The decision to seek wisdom

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This is week two in the series exploring the book The Seven Decisions by Andy Andrews.

The second decision is to seek wisdom.

Here’s a quote from the book:

“Seeking wisdom is not the same as gaining knowledge: Knowledge is a precursor to wisdom. Wisdom includes an intuitive element, an insight gained from personal experience that serves us as we make choices in our lives.”

There are three ways of seeking wisdom that are outlined in the book.

Read

Active reading of good books, with highlighter in hand allows us to learn from people we would otherwise never be able to have a conversation with.

I recently listened to a Cal Newport podcast where he talks about going deep with self-help info (and he broadens the definition of self-help literature). He outlined a path for working our way up from short videos that may contain self-help, to books that are fairly easy to read, to more deep and difficult books. Those may include the Bible and/or writings by philosophers, such as the stoics and theologians, such as C.S. Lewis or Thomas Merton.

Andy Andrews also recommends reading the biographies of great people in history in order to learn from their lives.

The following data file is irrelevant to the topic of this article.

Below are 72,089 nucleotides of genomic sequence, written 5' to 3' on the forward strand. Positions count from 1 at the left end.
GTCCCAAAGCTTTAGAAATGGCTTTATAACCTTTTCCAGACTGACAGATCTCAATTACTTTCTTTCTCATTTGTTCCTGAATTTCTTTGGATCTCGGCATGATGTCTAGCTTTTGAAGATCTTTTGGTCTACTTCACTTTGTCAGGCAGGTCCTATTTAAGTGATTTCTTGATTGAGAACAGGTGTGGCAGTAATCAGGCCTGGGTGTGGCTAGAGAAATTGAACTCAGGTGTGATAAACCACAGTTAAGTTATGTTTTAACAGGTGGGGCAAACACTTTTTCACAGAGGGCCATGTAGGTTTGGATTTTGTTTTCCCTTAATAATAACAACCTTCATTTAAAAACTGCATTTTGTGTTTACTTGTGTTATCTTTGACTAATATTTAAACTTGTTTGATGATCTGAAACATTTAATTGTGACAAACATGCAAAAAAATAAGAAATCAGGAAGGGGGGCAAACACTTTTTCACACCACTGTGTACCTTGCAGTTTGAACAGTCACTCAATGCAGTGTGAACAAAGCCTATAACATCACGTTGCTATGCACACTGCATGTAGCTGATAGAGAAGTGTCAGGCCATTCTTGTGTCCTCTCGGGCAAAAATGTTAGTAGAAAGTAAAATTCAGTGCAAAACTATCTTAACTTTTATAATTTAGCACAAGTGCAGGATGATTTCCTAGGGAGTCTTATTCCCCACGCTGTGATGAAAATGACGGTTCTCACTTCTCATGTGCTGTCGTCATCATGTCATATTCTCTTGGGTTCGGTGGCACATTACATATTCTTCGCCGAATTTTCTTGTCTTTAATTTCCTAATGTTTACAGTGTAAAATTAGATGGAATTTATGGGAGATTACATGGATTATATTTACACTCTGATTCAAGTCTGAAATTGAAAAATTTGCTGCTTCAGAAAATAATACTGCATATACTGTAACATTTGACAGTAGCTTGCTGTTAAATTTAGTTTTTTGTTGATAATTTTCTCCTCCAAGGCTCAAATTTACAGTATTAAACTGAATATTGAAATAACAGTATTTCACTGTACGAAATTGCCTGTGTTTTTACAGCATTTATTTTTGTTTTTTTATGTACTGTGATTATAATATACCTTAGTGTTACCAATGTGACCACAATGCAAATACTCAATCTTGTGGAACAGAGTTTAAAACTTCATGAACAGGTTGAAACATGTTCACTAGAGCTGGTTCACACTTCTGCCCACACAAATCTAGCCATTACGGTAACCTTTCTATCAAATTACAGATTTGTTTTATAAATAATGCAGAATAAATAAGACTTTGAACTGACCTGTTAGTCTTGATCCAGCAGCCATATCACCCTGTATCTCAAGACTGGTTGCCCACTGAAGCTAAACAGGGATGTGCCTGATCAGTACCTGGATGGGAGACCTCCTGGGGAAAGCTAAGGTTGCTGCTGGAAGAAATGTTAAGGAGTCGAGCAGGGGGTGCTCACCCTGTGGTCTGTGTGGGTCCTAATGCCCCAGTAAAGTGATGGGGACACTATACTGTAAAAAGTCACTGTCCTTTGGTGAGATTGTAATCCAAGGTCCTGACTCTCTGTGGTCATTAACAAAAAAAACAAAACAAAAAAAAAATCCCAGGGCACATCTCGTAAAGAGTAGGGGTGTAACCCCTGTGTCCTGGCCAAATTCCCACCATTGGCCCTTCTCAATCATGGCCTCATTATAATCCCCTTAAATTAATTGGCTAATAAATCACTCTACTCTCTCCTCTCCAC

The deeper we go in our reading, the more insight and wisdom we can glean.

Choose good people to be around

Having a good friend group is not only good for our kids, but also for us. It’s been said that we become like the five people we spend the most time with.

We want to have people in our lives who encourage us to grow and who are on a growth journey themselves.

Andy Andrews introduces the idea of creating your personal board of directors. He says “these are people who are smarter than you, are more skilled than you, and have more fruit on the tree in key parts of their life.”

There’s no need to tell people they’re on your personal board of directors, but these are folks that you can go to when you want advice on something specific or to just learn from in general.

You may have people for specific areas of your life, like parenting or marriage, or work etc.

Live a life of service to others

This section kind of surprised me, because I wouldn’t have thought of serving others as a way to seek wisdom.

But the book lays out the idea that when we decide we’re going to serve other people, that leads to us needing to be a better version of ourselves in order to effectively serve.  It requires us to work to solve our own problems, so that we can help other people as well. And it may lead us to be around other, wiser people who are also serving others.

How do you seek wisdom in your life?

Share in the comments below.


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